Google Tag Manager allows you to track almost any kind of event or user behaviour on your website you can think of without having to add tags manually into your website code. Instead, you can install, manage and deploy marketing tags from the Google Tag Manager interface.
In today’s video, the team discuss how Google Tag Manager works, whether it’s needed for the new Google Analytics 4 (GA4) and whether it’s something all marketers should be using.
If you have any questions you would like answered as part of our 'So' series, please get in touch and let us know.
So, what is Google Tag Manager?
Tag Manager is a tool from Google, unsurprisingly, that allows you to insert tags into web pages. I think where the confusion comes is you say to people “I've got some Google Analytics code, a tag that I want to put into my webpage” and they go, “no, no, you just put the Tag Manager code”.
And it's like, well, why am I putting that bit of code instead of the other bit of code into the page? So it's a container basically. And that content allows you to kind of insert things into it.
So do you need to add code into a website?
Yeah. So you're adding this bit of code. You put this one piece of code in and then you can add the Google Analytics code, code from Facebook, from the Meta platforms, from LinkedIn, all those kind of places as well. It means you can manage it in one place, and you can roll back to previous versions.
You've got kind of version control so you can go and see what is was like before, so it gives you more control. It’s quite a technical tool. It’s not necessarily for everyone, so I’d be a bit cautious with it.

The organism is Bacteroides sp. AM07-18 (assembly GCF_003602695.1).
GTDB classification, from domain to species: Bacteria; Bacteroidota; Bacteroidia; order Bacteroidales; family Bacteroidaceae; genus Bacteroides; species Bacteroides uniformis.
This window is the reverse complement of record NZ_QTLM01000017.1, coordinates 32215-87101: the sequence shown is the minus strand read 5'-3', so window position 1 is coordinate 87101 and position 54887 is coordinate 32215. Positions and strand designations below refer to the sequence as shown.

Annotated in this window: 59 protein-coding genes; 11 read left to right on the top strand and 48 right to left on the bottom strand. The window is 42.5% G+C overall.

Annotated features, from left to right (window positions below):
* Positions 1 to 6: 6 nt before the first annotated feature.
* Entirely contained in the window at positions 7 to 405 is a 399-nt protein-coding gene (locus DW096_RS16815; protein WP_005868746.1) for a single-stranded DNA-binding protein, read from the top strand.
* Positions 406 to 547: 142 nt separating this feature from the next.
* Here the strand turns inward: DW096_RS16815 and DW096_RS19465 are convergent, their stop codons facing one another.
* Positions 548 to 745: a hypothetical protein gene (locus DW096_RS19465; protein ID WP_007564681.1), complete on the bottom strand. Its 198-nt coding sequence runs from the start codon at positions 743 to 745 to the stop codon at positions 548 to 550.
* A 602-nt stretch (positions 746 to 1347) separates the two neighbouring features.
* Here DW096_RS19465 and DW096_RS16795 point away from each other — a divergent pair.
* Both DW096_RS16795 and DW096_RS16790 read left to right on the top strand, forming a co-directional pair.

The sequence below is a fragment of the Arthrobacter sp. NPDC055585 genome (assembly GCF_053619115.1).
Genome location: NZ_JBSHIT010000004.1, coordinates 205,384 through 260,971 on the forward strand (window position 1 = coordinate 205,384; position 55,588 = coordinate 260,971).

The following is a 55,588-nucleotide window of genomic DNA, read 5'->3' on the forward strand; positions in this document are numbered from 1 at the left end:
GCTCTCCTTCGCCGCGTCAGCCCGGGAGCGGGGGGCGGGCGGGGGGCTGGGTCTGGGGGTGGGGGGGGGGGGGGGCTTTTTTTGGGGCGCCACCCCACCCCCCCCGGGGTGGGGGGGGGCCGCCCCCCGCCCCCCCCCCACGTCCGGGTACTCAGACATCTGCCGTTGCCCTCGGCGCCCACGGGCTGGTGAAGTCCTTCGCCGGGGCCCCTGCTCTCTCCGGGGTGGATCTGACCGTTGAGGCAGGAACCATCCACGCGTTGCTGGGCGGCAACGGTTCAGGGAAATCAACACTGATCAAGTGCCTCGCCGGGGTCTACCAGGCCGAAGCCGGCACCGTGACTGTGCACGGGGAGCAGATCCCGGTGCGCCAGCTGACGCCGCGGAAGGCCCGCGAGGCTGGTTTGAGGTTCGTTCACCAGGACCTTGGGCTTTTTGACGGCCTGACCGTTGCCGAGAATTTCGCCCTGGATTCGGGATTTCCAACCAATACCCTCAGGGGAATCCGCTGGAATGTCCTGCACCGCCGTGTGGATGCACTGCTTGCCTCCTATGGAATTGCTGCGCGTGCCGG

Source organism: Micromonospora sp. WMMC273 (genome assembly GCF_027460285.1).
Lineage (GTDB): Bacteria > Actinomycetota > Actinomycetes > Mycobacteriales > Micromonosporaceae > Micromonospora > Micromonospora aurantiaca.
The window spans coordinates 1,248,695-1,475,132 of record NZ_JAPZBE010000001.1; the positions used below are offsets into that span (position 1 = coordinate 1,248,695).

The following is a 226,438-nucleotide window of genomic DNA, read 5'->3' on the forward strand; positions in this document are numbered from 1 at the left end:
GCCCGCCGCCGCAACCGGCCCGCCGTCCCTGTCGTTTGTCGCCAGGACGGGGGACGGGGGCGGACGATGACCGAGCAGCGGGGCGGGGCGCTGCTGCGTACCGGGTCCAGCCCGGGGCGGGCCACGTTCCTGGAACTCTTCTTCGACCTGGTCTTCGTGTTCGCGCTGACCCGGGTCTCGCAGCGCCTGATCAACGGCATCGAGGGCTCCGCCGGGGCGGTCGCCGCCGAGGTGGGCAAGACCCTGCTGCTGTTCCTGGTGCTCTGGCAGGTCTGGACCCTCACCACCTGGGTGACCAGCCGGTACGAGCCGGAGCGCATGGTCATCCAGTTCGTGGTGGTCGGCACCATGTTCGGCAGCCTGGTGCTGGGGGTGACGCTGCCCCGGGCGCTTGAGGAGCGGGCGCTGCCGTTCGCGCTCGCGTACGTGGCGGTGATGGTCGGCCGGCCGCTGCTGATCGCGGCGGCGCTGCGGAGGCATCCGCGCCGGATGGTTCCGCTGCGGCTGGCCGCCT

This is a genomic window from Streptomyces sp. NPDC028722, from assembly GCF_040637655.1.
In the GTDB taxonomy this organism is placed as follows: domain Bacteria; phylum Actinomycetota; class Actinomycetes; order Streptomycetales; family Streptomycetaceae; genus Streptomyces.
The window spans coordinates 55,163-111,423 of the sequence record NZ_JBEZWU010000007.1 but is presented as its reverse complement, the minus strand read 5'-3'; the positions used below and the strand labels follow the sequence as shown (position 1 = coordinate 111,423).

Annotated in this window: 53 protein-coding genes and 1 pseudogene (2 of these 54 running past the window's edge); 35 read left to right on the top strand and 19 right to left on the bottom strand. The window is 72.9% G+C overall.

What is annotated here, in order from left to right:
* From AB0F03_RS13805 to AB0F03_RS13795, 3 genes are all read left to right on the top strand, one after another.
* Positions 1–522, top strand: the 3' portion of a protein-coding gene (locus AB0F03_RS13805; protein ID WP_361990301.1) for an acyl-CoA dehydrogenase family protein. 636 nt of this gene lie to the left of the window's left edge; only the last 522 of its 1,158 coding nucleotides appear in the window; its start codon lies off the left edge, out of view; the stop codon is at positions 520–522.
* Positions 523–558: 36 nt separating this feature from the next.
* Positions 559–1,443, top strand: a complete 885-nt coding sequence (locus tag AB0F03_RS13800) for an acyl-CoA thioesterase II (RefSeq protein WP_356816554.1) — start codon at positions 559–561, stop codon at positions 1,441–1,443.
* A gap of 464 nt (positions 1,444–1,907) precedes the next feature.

The important thing is that that Google Tag Manager code goes on every single page of your website. And as Daniel said, effectively, it's an empty container. Once it's there, you can then use the tag manager interface to inject any other bits of code. Some of these bits of code need to go on every single page, some of them need to just go on the thanks/conversion page, and you can control what goes where, but it's like one container to rule them all. It makes that whole process of putting new tracking’s on the website so easy. You can just do it with tag manager.
So do you need to set it up for GA4?
You don't. So there's a, there's a misconception that in order to get GA4 running, you have to have tag manager. You don't. I mean, once tag manager is up and running it’s very, very easy to set GA4 up.
GA4 will allow you to track people watching videos, but only if they're YouTube videos, so if you want to track anything else, tag manager is an easy way to go because you can put some extra events into that, so you don't have to do it. But if you do it that way, it gives you more flexibility going forwards.
Is it something that all marketers should be using?
No. So, what I would say is that it should be set up on every website, ideally.
You don't have to on really simple websites. But it's quite technical and you can break websites with it really, really easily. So you need a certain level of technical ability and confidence in order to use it. So I think, yes, every marketer should aspire to learning it, understanding technicalities of it as well.
It is possible for you to unwittingly put what you think is the right code there, and it could have all sorts of trash and security risk with it. So yeah, that's how far I go with it. Like a little bit of power can be a very dangerous thing, especially when you're working on multiple websites for lots of other clients.